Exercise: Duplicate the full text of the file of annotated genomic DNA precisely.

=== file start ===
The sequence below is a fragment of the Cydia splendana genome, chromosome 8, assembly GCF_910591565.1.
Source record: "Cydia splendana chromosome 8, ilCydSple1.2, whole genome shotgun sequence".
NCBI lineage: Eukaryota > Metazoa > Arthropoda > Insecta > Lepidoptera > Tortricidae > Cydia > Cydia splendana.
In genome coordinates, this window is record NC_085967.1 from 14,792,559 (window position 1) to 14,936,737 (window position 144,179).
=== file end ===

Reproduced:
The sequence below is a fragment of the Cydia splendana genome, chromosome 8, assembly GCF_910591565.1.
Source record: "Cydia splendana chromosome 8, ilCydSple1.2, whole genome shotgun sequence".
NCBI lineage: Eukaryota > Metazoa > Arthropoda > Insecta > Lepidoptera > Tortricidae > Cydia > Cydia splendana.
In genome coordinates, this window is record NC_085967.1 from 14,792,559 (window position 1) to 14,936,737 (window position 144,179).